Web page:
Foxconn’s Second-Hand Business

Selling Used iPhones in an Eager Market

CCS Insight expects more than 1 billion smartphones will be bought as upgrades during 2015, leading to a market of hundreds of millions of fully functional second-hand devices. Older phones are collected by operators or get a new life through Internet channels and personal contacts.

Demand in China for second-hand iPhones has been strong enough to drive the creation of an Apple-sanctioned refurbishment process by Foxconn. The company will purchase used iPhones in bulk through domestic trade-in programmes and from other markets, then resell them through its online store and via Taobao, a Web-based shopping site owned by Alibaba.

It would be tempting to warn of a cannibalization effect, but in reality this isn’t so straightforward. Second-hand markets for basic GSM devices have been a mixed blessing for handset makers and operators. In many developing markets, entrepreneurial street retailers would repair or meld together used handsets, enabling more subscribers and supporting a connectivity network effect: there was some loss, but also a gain.

Web site Patently Apple reports that Foxconn could purchase between 50,000 and 60,000 iPhones per day, or about 20 million per year. Apple sold 193 million iPhones worldwide during 2014 — 20 million would be a boost for iOS in China and globally.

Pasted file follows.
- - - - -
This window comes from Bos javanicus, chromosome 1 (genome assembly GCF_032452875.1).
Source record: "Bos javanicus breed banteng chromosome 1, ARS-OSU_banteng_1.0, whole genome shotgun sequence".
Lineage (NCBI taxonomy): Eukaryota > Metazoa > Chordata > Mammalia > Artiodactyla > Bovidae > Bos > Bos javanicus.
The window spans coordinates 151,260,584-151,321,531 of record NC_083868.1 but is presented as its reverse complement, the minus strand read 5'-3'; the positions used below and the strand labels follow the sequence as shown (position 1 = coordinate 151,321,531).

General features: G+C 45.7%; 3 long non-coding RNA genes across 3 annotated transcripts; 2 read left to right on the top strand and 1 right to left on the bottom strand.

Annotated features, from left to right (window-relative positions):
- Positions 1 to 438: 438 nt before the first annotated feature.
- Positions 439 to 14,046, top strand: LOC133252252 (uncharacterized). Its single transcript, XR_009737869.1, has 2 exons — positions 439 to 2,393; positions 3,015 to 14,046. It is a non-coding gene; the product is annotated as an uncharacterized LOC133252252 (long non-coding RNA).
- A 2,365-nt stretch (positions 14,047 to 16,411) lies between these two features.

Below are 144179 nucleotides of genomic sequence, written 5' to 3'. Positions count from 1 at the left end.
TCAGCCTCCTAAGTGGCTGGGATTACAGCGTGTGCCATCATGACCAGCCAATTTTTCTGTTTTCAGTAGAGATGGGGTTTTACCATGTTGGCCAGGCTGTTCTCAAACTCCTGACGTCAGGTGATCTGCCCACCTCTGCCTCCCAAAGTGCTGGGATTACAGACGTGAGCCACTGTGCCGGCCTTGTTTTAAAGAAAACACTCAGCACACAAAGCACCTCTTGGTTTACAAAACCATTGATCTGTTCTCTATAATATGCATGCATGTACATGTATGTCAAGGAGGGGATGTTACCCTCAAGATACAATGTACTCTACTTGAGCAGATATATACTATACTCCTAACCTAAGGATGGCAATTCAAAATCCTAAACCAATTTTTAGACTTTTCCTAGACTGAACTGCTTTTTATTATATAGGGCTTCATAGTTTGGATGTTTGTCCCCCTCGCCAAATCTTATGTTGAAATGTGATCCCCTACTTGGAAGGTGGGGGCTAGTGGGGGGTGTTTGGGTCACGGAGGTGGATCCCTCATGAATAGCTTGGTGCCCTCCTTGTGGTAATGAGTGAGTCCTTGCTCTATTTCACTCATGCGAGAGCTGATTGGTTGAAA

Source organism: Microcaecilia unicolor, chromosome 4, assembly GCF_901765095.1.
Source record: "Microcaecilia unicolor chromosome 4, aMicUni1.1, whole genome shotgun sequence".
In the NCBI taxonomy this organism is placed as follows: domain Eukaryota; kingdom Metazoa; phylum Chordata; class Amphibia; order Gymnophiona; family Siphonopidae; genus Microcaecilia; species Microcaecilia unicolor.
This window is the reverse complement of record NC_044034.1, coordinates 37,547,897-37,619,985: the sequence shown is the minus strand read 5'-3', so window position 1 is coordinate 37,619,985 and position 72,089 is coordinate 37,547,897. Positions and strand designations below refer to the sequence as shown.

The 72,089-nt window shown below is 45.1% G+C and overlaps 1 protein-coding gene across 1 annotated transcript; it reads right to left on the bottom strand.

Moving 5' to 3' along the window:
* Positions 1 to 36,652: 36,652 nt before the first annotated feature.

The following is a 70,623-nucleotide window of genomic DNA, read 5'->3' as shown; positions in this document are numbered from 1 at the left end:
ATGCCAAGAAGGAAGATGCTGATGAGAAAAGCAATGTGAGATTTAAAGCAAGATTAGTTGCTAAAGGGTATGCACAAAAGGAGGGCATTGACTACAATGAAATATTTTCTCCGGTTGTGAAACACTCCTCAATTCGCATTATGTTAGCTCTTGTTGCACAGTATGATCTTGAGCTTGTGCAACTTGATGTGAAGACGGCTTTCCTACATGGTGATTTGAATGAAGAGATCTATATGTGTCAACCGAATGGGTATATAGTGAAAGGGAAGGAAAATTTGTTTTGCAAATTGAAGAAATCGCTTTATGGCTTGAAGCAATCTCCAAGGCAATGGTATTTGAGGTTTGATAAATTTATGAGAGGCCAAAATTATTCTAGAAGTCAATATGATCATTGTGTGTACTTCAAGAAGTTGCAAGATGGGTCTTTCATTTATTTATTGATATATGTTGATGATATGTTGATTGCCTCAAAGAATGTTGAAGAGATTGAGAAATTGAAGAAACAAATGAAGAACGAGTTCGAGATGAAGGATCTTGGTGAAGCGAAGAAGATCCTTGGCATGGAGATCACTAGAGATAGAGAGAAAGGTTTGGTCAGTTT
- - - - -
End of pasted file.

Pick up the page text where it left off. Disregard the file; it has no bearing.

We expect that Foxconn will reach a market which, if not completely unable to be addressed by Apple, would otherwise be underserved. The company will touch lower price points and enable consumers in urban and rural markets to choose an iOS device over an Android device, expanding Apple’s reach in China. The expanding network effect for iOS will make it a more attractive platform for Chinese developers and service providers.

CCS Insight forecasts that sales of new smartphones will reach almost 440 million in China and 1.5 billion globally during 2015. A robust second-hand market has long existed for high-end devices and iPhones in particular, but Foxconn has recognised the potential and formalised the process of bringing them to market. This certification programme for pre-owned phones could catch on, and is something for other device manufacturers to follow.

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